Rep. Don Young speaks during Wednesday’s Ketchikan Chamber of Commerce luncheon.

Just in case you were wondering, Alaska’s Rep. Don Young is running for re-election. The outspoken congressman made that point, and many more, during a presentation this week in Ketchikan, where he touched on health care, the economy, resource development, federal regulations and his disdain for cell phones.

Rep. Young is known for his strong opinions, and he expressed many of them during his presentation to a very supportive Ketchikan Chamber of Commerce audience.

Young started by railing against federal regulatory agencies, and the number of new regulations that he says never went through Congress. Young said those regulations are difficult to overturn, and create hurdles for every Alaskan. He said it’s time for the State of Alaska to reject federal rules that limit the ability to use the land.

“This state has got to say, we’re not following the rules of the federal government unless you can show where there is no detrimental effect to the constituents in the State of Alaska,” he said.

For example, Young said it makes no sense for the government to require permits to access National Park Service lands. Young noted that he is co-sponsoring a bill that would allow states to take over management of national parks that fall within their boundaries.

He soon jumped to a topic that’s been in the headlines.

“Now we have the thing that’s on the minds of every congressman and every American citizen today, and that’s Obamacare,” he said. “They should have called it Pelosicare. It was written in (Nancy Pelosi’s) office, with no input from anybody on my side, or even from the health industry. And we were told you can keep your own insurance program if you like it, and we’re finding out that’s not true. We are finding out we were actually lied to by the president of the United States.”

Young has voted repeatedly to repeal the controversial Affordable Care Act. He said those who will be most affected by the law will be younger citizens and their children. He called it an economic disaster.

Speaking of the economy, Young said the solution to the country’s financial woes is to start producing again, and he specified what he believes should be produced.

“There’s only one true dollar value in any society, and that is natural resources, whether that be hydropower, oil, timber, minerals, food, they are the basis of every true dollar,” he said.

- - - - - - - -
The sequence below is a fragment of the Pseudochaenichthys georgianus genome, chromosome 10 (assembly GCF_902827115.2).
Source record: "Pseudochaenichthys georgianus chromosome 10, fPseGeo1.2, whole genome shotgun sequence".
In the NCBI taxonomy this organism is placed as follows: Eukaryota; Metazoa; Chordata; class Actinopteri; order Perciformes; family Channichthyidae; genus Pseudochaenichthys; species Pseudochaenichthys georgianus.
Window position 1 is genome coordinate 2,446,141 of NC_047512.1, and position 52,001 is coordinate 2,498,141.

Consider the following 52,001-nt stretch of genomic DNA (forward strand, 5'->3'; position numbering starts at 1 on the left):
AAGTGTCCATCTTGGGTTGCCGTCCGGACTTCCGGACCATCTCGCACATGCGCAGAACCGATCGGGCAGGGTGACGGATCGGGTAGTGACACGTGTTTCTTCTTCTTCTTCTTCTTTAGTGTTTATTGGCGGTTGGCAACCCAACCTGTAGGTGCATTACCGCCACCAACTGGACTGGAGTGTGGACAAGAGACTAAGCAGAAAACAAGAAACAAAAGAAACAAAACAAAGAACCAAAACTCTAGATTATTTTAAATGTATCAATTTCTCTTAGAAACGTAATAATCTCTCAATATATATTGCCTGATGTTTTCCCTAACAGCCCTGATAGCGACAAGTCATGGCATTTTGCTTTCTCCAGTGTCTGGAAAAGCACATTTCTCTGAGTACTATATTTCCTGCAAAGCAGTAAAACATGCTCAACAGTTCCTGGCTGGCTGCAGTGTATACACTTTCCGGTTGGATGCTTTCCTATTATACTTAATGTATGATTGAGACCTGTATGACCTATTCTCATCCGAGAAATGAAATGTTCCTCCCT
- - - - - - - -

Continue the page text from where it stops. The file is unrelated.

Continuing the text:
Young pointed to the Ketchikan shipyard as one example of industry moving in the right direction.    He added that, if he had his way, every child in the United States would be taught a trade before they leave high school, even if they plan to attend college to continue their education.

An audience member asked whether the Republican Party, to which Young belongs, is truly fractured. He responded that people shouldn’t believe everything they hear in the media, and said the Democratic Party is fractured, as well.

Young partly blamed the 24-hour news cycle for the gridlock in Congress. He said that level of scrutiny, particularly from partisan commentators, discourages elected officials from compromising.

“Under the present system we have now, if that liberal over here starts saying, ‘Well I’ll relax a little bit so you can develop the resource,’ he gets grabbed back,” Young said. “If I say, ‘I can go for a small tax so I can develop resources,’ I get grabbed back. That’s no way to solve a problem.”

Young said people on both sides who refuse to compromise are the problem in Congress and throughout society.

At one point in his presentation, someone’s cell phone rang. The interruption provoked an unequivocal response.

“Who has the cell phone on guys? In my office, that would cost you $20,” he said. “Boy oh boy, I do not like these things. We had that woman in Kodiak doing that thing (texting) and she fell off a cliff and killed herself. This thing is probably the worst thing that ever happened to mankind because no one wants to communicate with anybody anymore. I’ve told you before that I’m the smartest congressman in Congress. Why? Because I’ve never turned a computer on and never shut one off. I’ve never Twittered, Googled or wiggled or diggled.”

The 80-year-old Young is in the middle of his 21st term as Alaska’s only representative in the House. He was re-elected in 2012, and his seat will be up for grabs again next fall.

According to the Alaska Division of Elections, at this point, Young will face John Cox of Anchor Point on the Republican primary ballot. Other declared candidates are Libertarian Jim McDermott, and Democrats Matt Moore and Frank Vondersaar.

Young is visiting other Southeast cities this week. Thursday, he’s in Wrangell, and he’s due to visit Petersburg on Friday.